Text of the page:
They ran down one side of the square. No one tried to stop them, but several policemen in the square were still following them, running parallel to the crowd, which might have thinned out enough to let them through if it had not been distracted by a new development. Overcome by heat, weakened by dysentery, three soldiers who had been standing presenting arms for ten minutes crashed to the ground. They were followed by a fourth. A bugle call and a series of drum rolls covered the yells of the police and the growing noise of the crowd. Reaching the corner, Jean and Palfy found a narrow cobbled street that led up to a church. They had left the
a hundred metres behind them. Palfy swerved right. Jean was following suit when he suddenly saw, directly in front of him, the young woman with ash-blond hair. Their eyes met. The woman's were amused. Jean was lost for words, feeling the same inexpressible emotion he had felt when she had innocently stood in front of the cafÃ© terrace with the sun shining through the light lawn of her dress.
âWhat's your name? Tell me!' he blurted out.
She stopped, and smiled.
âQuick!' he said.
Not hearing his friend behind him, Palfy spun round and shouted, âJean!'
was gaining on them. The young woman was still smiling. Jean, wrenching himself away, caught up with Palfy and together they ran up to the church then turned left into a small square where an area had been roped off for some roadworks. Palfy stepped over them, put his shoulder to the door of a small wooden hut till it gave, and pulled out two pickaxes and a pair of straw hats.
âTake off your shirt!' he said.
Seconds later they were breaking up the earth with their picks as the
and a dozen policemen arrived.
âOy! You lads! Did you see a couple of men scarpering like rabbits?' the sergeant asked breathlessly.
âThat way!' Jean pointed to a side street.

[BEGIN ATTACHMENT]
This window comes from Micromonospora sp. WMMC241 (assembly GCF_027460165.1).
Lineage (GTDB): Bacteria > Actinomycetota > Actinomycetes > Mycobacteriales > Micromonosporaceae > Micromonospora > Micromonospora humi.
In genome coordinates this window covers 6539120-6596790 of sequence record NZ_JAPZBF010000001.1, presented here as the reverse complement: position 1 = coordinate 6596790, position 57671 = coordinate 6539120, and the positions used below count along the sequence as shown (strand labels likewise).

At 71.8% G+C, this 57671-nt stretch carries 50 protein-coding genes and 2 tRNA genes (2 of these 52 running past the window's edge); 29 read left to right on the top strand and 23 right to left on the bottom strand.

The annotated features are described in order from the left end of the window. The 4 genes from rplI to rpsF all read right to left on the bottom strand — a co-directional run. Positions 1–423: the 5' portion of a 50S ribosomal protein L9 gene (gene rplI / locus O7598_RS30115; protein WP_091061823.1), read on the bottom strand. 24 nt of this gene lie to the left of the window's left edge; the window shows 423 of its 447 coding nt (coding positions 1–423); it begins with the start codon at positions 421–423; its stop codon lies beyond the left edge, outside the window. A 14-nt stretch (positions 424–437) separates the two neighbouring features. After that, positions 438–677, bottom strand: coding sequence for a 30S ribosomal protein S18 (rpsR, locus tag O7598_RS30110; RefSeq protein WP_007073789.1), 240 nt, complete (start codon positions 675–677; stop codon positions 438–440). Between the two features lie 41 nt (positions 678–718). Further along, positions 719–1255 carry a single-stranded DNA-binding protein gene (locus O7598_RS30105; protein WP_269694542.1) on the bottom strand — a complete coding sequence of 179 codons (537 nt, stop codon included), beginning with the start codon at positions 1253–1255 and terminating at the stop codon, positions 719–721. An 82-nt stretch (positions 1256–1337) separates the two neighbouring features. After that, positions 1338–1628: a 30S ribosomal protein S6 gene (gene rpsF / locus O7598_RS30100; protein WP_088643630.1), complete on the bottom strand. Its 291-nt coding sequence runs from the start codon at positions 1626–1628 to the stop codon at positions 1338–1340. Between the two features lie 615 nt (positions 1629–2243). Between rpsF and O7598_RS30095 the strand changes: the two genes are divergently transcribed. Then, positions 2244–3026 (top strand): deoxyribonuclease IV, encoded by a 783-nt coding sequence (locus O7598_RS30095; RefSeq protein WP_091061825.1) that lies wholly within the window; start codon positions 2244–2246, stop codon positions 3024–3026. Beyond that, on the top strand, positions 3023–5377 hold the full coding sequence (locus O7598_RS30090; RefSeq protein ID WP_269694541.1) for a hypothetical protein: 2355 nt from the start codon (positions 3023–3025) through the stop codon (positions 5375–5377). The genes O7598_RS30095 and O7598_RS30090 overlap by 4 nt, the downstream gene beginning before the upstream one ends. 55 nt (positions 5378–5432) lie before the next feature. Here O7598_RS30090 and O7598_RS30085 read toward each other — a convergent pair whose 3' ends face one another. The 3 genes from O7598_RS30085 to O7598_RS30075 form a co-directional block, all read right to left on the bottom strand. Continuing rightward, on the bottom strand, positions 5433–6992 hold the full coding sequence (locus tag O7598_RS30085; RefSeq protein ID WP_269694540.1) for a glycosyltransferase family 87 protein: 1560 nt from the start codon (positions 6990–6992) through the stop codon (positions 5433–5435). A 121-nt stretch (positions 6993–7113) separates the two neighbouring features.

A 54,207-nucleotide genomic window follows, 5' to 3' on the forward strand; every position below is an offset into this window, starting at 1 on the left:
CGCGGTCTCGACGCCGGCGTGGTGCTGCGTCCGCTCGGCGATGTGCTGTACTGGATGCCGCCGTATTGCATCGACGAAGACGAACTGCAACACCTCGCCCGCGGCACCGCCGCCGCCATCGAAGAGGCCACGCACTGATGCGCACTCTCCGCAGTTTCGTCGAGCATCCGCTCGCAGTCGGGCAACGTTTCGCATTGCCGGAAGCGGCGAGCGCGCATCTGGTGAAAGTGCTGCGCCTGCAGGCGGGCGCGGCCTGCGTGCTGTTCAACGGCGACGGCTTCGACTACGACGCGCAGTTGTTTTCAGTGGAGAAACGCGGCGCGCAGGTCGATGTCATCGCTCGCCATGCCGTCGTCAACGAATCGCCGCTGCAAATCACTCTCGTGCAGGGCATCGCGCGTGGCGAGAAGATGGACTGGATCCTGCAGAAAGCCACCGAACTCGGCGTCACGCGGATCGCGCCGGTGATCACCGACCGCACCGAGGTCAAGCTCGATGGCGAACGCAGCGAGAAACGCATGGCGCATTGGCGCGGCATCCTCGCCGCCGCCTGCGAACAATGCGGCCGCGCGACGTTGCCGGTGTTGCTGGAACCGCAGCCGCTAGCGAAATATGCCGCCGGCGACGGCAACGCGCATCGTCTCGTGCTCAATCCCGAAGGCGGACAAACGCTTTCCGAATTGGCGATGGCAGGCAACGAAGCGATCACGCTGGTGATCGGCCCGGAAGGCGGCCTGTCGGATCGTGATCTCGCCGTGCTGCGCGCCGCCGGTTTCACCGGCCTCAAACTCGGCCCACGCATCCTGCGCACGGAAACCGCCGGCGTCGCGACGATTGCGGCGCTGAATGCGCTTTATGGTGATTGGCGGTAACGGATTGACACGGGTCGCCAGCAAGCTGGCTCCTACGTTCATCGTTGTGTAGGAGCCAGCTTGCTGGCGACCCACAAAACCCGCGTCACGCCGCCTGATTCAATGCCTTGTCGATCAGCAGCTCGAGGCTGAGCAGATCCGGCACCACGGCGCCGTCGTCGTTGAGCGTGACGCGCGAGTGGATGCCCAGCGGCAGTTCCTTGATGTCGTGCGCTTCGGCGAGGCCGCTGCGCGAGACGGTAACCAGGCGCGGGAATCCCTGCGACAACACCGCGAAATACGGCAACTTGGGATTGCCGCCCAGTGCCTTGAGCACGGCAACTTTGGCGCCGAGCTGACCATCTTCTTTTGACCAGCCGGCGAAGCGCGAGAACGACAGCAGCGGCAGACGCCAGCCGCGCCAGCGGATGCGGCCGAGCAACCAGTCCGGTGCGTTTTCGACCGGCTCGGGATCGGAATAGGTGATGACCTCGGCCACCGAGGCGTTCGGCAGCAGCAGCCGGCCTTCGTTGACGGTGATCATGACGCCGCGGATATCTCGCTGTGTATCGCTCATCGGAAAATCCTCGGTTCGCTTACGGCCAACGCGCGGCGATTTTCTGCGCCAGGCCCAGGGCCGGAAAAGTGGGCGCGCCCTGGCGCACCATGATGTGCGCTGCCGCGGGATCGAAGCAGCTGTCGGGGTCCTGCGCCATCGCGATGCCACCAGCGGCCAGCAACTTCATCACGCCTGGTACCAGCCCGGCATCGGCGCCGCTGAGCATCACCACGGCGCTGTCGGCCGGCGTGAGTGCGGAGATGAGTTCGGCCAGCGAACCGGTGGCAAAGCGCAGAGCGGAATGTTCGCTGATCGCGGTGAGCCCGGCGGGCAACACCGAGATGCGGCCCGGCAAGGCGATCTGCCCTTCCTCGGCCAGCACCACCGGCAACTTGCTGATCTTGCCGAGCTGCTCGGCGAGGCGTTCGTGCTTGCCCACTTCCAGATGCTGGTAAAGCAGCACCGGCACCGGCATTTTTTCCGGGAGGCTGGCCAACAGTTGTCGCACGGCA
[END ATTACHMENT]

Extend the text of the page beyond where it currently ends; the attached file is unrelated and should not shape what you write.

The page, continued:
The sergeant mopped his brow and turned to his men.
âThey'll be the death of us! Right, let's go!'
The group jogged out of sight. Palfy dropped his pickaxe and pounded his bare pectorals.
âNow,' he said, âgiven the combined brain power of a middle-aged police sergeant and a youngish
, I reckon it will take them a good five minutes to work out that no one works on the roads on a Sunday and that actually we are Sergeant Tuberge's tormentors. So no need to hurry. Put your shirt on, my fine friend, and let's get out of here and find a drink.'
âI've met one of the women of my dreams,' Jean said.
âYour little shadow puppet in the blue lawn dress?'
âHow did you guess?'
âI have a talent.'
âI spoke to her.'
âAre you going to have many children?'
âWe're going to make love endlessly, but we'll only have two children, and not until several years after we marry.'
âI want to be godfather to the eldest.'
They put their rough wool shirts back on and left the roadworks behind. The streets behind Place de Jaude were deserted, the citizens of Clermont-Ferrand having gathered en masse to watch the parade. The army, decried and scorned for years, had again become a symbol, one of the values the French were trying to cling to. The first parade by Jean and Palfy's regiment since the armistice belied the merciless thrashing Germany had inflicted on it and cast a pious veil over the missing, the million and a half prisoners who at that very moment, crammed into livestock wagons or straggling along distant roads, were being herded to camps in Silesia and Poland.
Palfy seemed to know where he was going. Jean followed him, but so absentmindedly that his friend stopped and said, âHello! Where are you?'
âA small part of me's with the lovely Claude, the rest is with our friend Tuberge. The look on his face â¦'